March 2021 - 23

Swift fox

Swift foxes prey on small mammals and
birds. In the summer they also eat insects
and bird eggs. (Photo by Greg Bergquist)

The swift fox is Wyoming's smallest member of
the dog family. Adults weigh only 4 to 6 pounds. It is
easily distinguished from the red fox by its black tip of
the tail. It occupies shrub-steppe, but especially shortgrass prairie habitats. Forty years ago, the species was
thought to be uncommon and limited in distribution in
Wyoming, but reports from the public combined with
surveys by Game and Fish biologists have completely
changed understanding of the conservation status of
this species.
In the early 2000s, reports arrived of swift foxes from
wider areas of Wyoming than had been known. Animals
were found dead on highways in the western part of
the state, and game cameras captured their images in
far-flung locales. Nichole Bjornlie, Game and Fish
nongame mammal biologist based in Lander, described
her program's efforts to track the spread of swift foxes.
" Our first statewide survey in 2010 involved setting
remote cameras at 95 locations, with five cameras at
each location, and each camera aimed at a scent lure
for five nights. We found swift foxes across the eastern
two-thirds of the state, " she said.
Then something remarkable happened. Reports
from the public started coming from the western third
of the state.
" We had credible observations or carcasses from near
Big Piney, Worland and a pair of foxes from Evanston.
And these were not just lone dispersers; we received
reports of active dens near Lovell, Farson and Wamsutter. The most remarkable one was from alpine tundra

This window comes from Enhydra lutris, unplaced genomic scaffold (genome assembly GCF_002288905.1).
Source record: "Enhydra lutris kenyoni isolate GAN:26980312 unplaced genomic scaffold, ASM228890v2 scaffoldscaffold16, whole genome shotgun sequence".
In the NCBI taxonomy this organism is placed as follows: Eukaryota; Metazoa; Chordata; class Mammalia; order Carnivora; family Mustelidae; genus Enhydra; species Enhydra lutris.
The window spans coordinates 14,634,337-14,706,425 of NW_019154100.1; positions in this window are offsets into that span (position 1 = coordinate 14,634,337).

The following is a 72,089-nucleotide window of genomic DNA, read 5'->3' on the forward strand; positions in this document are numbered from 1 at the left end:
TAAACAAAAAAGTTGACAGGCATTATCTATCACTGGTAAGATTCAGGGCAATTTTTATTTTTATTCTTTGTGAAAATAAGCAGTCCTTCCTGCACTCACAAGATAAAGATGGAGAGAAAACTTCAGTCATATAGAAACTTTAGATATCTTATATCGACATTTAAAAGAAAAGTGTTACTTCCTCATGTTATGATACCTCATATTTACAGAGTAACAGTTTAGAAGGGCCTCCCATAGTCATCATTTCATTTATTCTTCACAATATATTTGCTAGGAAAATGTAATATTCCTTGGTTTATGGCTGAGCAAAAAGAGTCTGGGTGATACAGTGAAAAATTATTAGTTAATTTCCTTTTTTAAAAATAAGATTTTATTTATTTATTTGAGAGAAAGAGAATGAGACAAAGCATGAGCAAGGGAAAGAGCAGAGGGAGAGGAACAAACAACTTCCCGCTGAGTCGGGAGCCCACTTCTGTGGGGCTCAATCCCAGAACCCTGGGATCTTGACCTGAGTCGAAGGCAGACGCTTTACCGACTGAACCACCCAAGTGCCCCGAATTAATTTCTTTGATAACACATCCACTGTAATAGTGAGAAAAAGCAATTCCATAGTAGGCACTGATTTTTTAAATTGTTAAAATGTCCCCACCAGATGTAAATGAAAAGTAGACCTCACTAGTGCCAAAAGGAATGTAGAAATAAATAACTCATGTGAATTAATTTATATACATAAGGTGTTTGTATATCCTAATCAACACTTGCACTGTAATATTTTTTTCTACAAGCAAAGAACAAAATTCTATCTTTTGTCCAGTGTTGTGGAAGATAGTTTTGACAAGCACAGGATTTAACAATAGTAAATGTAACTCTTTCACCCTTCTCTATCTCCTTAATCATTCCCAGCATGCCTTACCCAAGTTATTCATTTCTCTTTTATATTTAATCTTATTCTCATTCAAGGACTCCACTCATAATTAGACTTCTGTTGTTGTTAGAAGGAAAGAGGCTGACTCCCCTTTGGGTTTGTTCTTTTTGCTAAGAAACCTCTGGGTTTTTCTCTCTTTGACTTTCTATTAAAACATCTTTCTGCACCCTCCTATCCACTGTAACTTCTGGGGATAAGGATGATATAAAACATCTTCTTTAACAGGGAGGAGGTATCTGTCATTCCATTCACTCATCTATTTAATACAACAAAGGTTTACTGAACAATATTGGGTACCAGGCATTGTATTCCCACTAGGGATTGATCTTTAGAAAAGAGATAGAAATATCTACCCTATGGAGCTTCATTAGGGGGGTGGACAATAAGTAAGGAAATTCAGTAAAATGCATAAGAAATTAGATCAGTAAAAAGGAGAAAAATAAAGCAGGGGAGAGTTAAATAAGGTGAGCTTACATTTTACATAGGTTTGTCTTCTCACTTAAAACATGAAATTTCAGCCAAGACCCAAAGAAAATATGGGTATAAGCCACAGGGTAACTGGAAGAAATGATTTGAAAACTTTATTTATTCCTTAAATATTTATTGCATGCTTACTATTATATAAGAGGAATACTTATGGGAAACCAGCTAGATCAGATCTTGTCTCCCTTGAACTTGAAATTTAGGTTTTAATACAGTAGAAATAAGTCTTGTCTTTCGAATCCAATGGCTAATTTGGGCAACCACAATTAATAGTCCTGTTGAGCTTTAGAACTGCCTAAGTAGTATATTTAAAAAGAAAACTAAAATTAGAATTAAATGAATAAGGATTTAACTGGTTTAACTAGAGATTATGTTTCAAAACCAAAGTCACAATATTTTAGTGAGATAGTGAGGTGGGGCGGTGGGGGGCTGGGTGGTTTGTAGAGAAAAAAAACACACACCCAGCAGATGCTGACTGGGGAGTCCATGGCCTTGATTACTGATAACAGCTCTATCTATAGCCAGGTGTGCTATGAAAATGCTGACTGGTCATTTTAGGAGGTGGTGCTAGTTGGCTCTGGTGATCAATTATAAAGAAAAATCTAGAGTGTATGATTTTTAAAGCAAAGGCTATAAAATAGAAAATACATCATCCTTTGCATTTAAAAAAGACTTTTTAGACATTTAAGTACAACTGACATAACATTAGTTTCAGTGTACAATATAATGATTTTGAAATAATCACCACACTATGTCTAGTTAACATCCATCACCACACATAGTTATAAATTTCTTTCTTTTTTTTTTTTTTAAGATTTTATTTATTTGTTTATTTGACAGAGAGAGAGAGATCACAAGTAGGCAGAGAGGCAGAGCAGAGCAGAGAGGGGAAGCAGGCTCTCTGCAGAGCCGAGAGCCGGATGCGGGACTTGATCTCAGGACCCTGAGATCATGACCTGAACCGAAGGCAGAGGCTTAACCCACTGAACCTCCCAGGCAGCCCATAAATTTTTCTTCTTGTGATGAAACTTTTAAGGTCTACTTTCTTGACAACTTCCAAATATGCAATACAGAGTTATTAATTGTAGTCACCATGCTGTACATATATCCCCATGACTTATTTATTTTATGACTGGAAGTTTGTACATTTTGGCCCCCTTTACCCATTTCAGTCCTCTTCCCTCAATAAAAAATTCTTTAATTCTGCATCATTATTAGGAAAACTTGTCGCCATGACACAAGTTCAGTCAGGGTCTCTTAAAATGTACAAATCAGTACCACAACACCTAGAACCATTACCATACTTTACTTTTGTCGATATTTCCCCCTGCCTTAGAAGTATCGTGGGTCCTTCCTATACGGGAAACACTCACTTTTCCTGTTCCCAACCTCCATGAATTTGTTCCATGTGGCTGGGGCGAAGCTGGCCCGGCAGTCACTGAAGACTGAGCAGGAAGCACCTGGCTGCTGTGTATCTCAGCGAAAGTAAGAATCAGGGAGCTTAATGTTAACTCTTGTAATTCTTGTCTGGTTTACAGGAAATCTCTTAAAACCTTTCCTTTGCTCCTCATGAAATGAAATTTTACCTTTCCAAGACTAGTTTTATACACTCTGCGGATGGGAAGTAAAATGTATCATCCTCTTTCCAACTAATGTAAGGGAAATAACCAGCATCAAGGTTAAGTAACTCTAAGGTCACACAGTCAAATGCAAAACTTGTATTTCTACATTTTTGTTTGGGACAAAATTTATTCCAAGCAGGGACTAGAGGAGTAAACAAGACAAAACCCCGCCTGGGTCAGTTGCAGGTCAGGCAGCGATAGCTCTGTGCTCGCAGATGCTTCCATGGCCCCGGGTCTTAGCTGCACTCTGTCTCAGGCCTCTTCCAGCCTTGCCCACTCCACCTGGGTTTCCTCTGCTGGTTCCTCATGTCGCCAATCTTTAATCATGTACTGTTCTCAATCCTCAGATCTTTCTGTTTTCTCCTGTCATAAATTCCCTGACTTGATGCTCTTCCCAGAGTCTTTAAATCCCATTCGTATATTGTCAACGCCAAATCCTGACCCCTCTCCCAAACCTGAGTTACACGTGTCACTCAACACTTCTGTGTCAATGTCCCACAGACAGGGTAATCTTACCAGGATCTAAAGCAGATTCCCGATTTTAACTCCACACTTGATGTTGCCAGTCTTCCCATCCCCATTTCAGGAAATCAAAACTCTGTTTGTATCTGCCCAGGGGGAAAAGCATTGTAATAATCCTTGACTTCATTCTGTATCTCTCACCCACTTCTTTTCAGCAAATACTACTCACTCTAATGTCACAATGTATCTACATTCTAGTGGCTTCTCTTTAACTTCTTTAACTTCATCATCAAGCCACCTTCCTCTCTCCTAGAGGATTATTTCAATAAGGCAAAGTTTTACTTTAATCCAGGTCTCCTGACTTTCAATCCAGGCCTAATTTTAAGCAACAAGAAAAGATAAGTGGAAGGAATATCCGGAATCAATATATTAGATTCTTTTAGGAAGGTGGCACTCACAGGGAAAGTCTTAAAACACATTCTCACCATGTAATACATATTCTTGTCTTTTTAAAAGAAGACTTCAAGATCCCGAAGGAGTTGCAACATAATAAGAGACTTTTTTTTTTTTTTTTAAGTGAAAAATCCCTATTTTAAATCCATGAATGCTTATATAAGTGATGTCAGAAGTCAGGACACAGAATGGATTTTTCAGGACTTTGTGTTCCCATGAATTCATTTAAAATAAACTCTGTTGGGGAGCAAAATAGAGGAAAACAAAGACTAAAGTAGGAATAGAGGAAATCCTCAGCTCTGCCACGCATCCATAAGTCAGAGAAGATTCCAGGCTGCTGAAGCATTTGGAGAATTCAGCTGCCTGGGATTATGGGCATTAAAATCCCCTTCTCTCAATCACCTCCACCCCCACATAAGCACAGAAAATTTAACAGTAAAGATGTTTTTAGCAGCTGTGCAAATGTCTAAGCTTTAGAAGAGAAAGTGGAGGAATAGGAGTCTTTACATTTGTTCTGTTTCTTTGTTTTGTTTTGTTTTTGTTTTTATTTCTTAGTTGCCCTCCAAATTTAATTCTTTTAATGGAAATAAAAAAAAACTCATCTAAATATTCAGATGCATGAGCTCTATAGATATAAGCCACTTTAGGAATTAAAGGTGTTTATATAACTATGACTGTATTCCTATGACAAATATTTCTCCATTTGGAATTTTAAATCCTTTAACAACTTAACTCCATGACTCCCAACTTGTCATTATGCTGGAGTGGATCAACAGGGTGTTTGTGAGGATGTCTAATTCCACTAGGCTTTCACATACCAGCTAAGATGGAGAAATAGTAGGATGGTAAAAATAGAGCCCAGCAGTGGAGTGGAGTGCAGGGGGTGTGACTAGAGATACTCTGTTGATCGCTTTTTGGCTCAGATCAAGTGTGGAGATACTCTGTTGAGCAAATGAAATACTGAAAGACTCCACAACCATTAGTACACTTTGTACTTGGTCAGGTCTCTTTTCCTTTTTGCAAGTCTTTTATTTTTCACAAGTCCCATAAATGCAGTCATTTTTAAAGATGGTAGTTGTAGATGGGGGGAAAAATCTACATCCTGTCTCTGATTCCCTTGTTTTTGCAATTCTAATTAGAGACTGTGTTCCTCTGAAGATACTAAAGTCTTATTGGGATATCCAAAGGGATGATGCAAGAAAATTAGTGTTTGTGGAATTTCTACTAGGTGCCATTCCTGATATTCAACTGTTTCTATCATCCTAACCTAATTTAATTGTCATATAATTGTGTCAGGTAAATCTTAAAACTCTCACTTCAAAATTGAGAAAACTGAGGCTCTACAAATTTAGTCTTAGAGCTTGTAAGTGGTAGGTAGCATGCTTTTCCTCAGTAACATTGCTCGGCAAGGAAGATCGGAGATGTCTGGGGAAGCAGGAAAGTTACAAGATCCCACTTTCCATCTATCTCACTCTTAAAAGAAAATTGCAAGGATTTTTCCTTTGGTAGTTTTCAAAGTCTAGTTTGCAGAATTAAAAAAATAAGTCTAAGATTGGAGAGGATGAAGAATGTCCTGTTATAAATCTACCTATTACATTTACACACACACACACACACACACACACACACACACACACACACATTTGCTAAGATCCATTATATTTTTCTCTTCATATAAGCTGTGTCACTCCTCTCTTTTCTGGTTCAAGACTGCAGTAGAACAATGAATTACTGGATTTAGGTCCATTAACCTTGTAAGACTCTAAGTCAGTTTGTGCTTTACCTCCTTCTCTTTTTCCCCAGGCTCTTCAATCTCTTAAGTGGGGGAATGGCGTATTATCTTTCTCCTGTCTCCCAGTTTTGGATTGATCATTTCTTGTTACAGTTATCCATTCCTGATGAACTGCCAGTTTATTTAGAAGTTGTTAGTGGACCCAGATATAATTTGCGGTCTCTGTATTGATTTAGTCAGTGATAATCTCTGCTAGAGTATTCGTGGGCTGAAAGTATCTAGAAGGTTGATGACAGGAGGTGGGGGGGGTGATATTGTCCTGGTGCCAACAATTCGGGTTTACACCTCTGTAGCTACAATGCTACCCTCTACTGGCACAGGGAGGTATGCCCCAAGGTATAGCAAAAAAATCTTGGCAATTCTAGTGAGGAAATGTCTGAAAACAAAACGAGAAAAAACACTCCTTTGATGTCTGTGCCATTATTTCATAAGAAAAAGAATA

on Beartooth Pass, " Bjornlie said.
For some reason, a fox species thought to be a shortgrass prairie specialist was traversing long stretches
of big sagebrush, and climbing mountains through
coniferous forest.
What would cause such an abrupt and major change
in the distribution of swift foxes? Bjornlie explained
the major sources of swift fox deaths are attacks by
coyotes and vehicle collisions. Neither of these factors
are likely to have changed over a period of a few years.
She suspects bottom-up factors are more likely. Small
mammal numbers seemed to spike in the state over
the period of the range expansion, which could have
allowed the foxes to survive in more kinds of habitat
than before, although why swift foxes were absent from
these areas before European settlement is not clear.
The similar kit fox occurs in Colorado not far from
the southern border of Wyoming. With continued
climatic warming, it could extend its range northward
to the Cowboy State. Kit foxes are similar enough to
swift foxes that only an experienced eye or a DNA test
can distinguish them, and hybrids are known to occur.
The recent geographic range expansion of the swift fox
is great news for conservation and illustrates the value
of the public reporting unusual wildlife observations
to wildlife agencies.

Wyoming Wildlife | 23


March 2021

Table of Contents for the Digital Edition of March 2021

From the Director
In this issue
A couple pennies
Opening shot
Ask Game and Fish
Project profiles
Case files
In the field
Tracking the rarest carnivores
Seeking the slam
A family matter
Getting kids outside
Wild country dispatch
March 2021 - Cover
March 2021 - From the Director
March 2021 - In this issue
March 2021 - A couple pennies
March 2021 - Mailbag
March 2021 - Opening shot
March 2021 - 7
March 2021 - News
March 2021 - 9
March 2021 - 10
March 2021 - 11
March 2021 - Ask Game and Fish
March 2021 - Project profiles
March 2021 - Case files
March 2021 - 15
March 2021 - In the field
March 2021 - 17
March 2021 - Tracking the rarest carnivores
March 2021 - 19
March 2021 - 20
March 2021 - 21
March 2021 - 22
March 2021 - 23
March 2021 - 24
March 2021 - 25
March 2021 - Seeking the slam
March 2021 - 27
March 2021 - 28
March 2021 - 29
March 2021 - 30
March 2021 - 31
March 2021 - A family matter
March 2021 - 33
March 2021 - 34
March 2021 - 35
March 2021 - 36
March 2021 - 37
March 2021 - Getting kids outside
March 2021 - 39
March 2021 - 40
March 2021 - 41
March 2021 - 42
March 2021 - 43
March 2021 - 44
March 2021 - 45
March 2021 - Wild country dispatch
March 2021 - 47
March 2021 - Backpage